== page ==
A typical day of fieldwork

Cartoon by Jorge Cham from www.phdcomics.com
Australia is a beautifully multicultural country, which means that fruitful and efficient pre-fieldwork training and post-fieldwork analysis can be done in Sydney. Or does it?

Whoever told me that I was mad to endeavour undertaking a comparative research project in Brazil and Indonesia in the three years given to PhD students in Australia, perhaps had a greater understanding of cultural relativity and the way time is perceived by citizens of both these countries. Indonesians refer to their sense of time as “Jam Karet” which means rubber time, while Brazilians have nationalised their sense of time and just refer to it as “Brazilian Time“. Take one of my Saturdays as an example:

Original schedule for Saturday:

Ten am – item 1 – Capoeira Class
midday – item 2 – Portuguese study
1:30pm – item 3 – Capoeira music class
3:15pm – item 4 – interview Indonesian informant
6:00pm – item 5 – meeting with indonesian colleagues for conference in October

What really happened on Saturday:
At 9am, when I went to catch the train into the city from a station about 15mins drive from Carramar, I discovered that the trains on my line were replaced by buses for the day – fearing lateness I decided to drive in.

At 10am, after spending somewhere around 10mins looking for a car-park, I get to the door of the Capoeira Academy, and find a note reading:

“Today’s classes have been relocated to Studio WXYZ in Carramar.”

I should remind you that Carramar is near to my starting point. I did not feel like driving all the way back. So I called the teacher, but unfortunately my phone is so old that it didn’t let me speak for more than 2mins before losing the signal, which was only just long enough to hear my teacher say – “Paul, come on over, it won’t matter if you’re late.”

I decided not to waste the already-paid toll-payment and already-used petrol on another drive back out to near where I live and instead replanned my day through various text messages. I organised to drop in on a nearby friend and have a ‘long-time-no-see’ catchup.

Replanned schedule:

10:00 am – Capoeira Class cancelled
10:15 am – Coffee with nearby-friendy
midday    – Portuguese study
3:15 pm  – interview Indonesian Informant
6:00 pm  – meeting with Indonesian colleagues about Conference

I then touch base with my other appointments via sms. Lucky I did send out a few text messages!!! It turns out that my Indonesian colleagues at item 5 forgot that they had a dinner-date at 6pm and would not be able to make our appointment. We reschedule item 5 for 11am. They were having a rehearsal for an upcoming performance, but I was able to work on a few items with them during breaks. Then, item 4 asks to reschedule to a lunch-time venue at 1pm. I then reschedule the newly introduced coffee-with-a-friend at 10/10:30am for a dinner catch-up at 6pm.

The day became the following:

10:00am – item 1, Capoeira class
10:15am – introduced item, coffee-catch-up cancelled
11:00am – item 5, consult with Indonesian friends about conference details.
1:00 pm – item 4, lunch with Indonesian Informant
6:00 pm – introduced item – Dinner with local friend (I originally texted her to see if I could pop around for a coffee as she doesn’t live too far from the capoeira academy)

As for ‘item 2’, Portuguese study, that had to wait to Sunday. And then, as it turned out, item 4 rescheduled yet again for 2pm slot and then didn’t end up turning up until 3pm anyway, which meant I had to cancel the newly introduced item at 6pm. I got home at 8pm, did some washing and collapsed on my bed at 9 or 9:30pm. The last thing I remember is brushing my teeth.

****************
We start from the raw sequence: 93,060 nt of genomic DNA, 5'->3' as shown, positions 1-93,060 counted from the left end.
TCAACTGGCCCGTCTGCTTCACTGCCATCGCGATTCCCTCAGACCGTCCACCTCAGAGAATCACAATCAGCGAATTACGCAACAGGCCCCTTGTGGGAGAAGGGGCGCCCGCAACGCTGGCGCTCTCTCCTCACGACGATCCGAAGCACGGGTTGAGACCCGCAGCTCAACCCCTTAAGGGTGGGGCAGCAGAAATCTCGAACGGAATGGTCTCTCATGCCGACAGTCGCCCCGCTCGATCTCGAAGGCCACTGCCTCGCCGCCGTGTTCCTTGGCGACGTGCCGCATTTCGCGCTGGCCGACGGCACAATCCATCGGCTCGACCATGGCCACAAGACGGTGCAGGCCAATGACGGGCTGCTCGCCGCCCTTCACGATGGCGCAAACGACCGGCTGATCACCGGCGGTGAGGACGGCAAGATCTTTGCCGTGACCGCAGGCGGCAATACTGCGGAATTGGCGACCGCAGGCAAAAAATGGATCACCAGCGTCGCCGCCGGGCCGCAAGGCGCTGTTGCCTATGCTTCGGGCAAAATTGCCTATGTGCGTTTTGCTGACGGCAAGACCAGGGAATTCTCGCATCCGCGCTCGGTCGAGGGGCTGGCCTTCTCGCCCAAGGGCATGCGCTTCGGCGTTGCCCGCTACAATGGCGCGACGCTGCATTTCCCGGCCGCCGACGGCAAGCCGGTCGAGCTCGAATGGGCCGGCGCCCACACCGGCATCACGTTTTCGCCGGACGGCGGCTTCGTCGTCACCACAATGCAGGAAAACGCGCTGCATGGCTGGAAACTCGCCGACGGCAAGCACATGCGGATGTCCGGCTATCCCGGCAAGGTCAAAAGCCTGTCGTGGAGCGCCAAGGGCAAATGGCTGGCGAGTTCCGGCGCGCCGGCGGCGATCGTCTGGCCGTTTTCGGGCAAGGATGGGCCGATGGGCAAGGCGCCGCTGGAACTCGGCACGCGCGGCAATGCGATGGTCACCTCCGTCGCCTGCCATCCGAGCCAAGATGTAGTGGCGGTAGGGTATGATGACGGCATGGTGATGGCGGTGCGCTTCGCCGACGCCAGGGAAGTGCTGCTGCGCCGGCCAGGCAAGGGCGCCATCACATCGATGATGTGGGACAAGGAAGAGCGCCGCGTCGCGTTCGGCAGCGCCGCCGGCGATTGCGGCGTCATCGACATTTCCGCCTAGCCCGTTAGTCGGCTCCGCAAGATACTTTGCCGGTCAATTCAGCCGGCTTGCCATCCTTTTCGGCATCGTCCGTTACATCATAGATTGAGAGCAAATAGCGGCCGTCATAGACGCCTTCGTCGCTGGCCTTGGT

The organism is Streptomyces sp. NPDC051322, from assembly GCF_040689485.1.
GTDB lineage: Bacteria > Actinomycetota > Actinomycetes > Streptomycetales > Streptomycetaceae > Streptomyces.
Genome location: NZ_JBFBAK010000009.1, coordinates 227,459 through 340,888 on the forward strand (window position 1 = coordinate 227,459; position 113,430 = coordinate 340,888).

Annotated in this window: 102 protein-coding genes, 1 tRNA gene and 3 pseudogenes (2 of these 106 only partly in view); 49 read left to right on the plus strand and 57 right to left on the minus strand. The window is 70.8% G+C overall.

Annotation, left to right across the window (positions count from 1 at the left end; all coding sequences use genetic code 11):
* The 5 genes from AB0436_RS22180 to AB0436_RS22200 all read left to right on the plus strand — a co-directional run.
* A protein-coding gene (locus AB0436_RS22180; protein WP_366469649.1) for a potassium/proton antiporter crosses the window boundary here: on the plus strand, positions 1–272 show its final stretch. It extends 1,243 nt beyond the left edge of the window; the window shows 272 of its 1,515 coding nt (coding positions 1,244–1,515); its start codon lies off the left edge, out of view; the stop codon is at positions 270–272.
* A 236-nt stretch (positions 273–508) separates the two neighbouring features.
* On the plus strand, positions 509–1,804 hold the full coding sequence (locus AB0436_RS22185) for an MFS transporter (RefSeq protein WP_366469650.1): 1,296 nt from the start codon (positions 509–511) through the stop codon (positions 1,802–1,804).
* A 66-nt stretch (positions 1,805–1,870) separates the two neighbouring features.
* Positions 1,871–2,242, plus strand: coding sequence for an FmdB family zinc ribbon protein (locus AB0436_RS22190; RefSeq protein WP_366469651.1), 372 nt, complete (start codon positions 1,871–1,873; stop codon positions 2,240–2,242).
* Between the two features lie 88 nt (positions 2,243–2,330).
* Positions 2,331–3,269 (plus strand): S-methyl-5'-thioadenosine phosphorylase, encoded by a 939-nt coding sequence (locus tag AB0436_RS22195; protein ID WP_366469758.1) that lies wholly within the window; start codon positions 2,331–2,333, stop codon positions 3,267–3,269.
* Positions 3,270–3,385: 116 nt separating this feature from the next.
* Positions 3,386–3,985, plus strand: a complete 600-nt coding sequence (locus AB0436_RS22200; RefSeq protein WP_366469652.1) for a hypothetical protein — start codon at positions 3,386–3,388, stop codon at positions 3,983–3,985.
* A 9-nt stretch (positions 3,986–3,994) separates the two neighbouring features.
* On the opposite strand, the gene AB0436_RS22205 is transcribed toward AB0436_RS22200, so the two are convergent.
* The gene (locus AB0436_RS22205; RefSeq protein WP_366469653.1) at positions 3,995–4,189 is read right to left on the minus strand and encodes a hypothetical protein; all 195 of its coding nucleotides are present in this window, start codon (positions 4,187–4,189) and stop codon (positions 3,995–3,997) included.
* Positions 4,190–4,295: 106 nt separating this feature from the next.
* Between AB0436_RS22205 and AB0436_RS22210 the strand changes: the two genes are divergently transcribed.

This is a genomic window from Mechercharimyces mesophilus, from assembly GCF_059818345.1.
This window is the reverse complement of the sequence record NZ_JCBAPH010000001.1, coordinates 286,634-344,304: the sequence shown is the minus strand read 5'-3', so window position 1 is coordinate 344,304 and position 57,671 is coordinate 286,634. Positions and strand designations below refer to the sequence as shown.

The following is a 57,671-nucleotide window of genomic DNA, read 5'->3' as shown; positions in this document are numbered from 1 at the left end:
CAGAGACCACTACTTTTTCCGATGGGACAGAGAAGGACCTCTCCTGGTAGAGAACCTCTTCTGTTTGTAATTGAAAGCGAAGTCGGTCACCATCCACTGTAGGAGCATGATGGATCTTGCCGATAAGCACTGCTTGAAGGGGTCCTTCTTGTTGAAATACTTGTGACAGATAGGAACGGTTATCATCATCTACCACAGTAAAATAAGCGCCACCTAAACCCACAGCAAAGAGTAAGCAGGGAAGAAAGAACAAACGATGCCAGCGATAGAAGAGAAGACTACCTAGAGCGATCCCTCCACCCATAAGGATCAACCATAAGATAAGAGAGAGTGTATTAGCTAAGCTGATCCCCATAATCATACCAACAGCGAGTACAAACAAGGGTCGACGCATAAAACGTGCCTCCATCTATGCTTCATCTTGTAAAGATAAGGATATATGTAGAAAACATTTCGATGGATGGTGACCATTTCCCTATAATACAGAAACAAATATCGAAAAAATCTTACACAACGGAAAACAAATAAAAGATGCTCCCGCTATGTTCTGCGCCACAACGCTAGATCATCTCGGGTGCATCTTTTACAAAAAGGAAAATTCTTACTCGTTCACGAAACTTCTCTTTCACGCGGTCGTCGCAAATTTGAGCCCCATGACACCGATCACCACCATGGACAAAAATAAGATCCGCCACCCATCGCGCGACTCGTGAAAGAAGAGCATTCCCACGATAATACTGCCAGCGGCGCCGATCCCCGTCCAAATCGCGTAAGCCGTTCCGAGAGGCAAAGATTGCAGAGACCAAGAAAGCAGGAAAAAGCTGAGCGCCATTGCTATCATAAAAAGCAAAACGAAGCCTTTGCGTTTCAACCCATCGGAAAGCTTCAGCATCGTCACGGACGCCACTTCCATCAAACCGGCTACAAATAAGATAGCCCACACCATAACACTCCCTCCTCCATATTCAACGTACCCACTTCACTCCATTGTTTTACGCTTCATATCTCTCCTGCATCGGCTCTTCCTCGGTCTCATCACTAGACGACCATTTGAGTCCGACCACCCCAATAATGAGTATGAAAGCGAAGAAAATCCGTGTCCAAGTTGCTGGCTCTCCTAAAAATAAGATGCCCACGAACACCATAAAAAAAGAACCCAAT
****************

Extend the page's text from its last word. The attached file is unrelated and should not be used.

How the day turned out:

9:00am – useless drive to the city.
10:00am- frustration in front of the locked door of a Capoeira Academy
10:00am -manic texting
11:00am- meeting with Indonesian colleagues while they conduct a rehearsal
2:00pm – wait one hour before meeting with Indonesian informant
3:00pm – finally meet with Indonesian informant after waiting one hour
8:00pm – get home, do washing, collapse.

There is a third country where fight-dancing is found. It is India and the martial arts/dance is called Kalarippayattu. Apparently, Indians have not only nationalised their perception of time (or lack there-of), but have standardised it as well, calling it, “Indian Standard Time“. Maybe in the 1.5years left of my Aussie PhD time, I will have to wait for a post-doc to explore this form!

3 thoughts on “A typical day of fieldwork

  1. Pingback: PhD Comics: Piled Higher and Deeper « Neuroanthropology

  2. grrr… yet another weekend of juggling Jam Karet with Brazilian time has successfully given me more white hairs!

    Some Indonesian Friends wanted to see some Capoeira so i told them the time and place. Then, on the day of the class, the Capoeira classes were cut short so that the practitioners could go to another capoeira event on the other side of the city. Now, had my Indonesian friends been on time and had they not got lost, then we probably could have all gone together to this other event. But due to the last minute information at the Capoeira academy and the fact that my Indonesian friends had managed to get lost (bring a map next time guys!), my Indonesian friends and I missed out on seeing the capoeira event.

    I spent almost an hour looking for these friends. Everytime I determined with precision their location they decided to walk somewhere else. No matter how often I said “Tunggu di sana!” (wait there, do not move), they thought they were doing me a favour by walking somewhere else. EXHAUSTING!

    Thankfully at the end of the day I called a friend living on Indian Standard Time and got all the frustration off my chest…

  3. Pingback: Months of the Year: Neuroanthropology 2008 « Neuroanthropology

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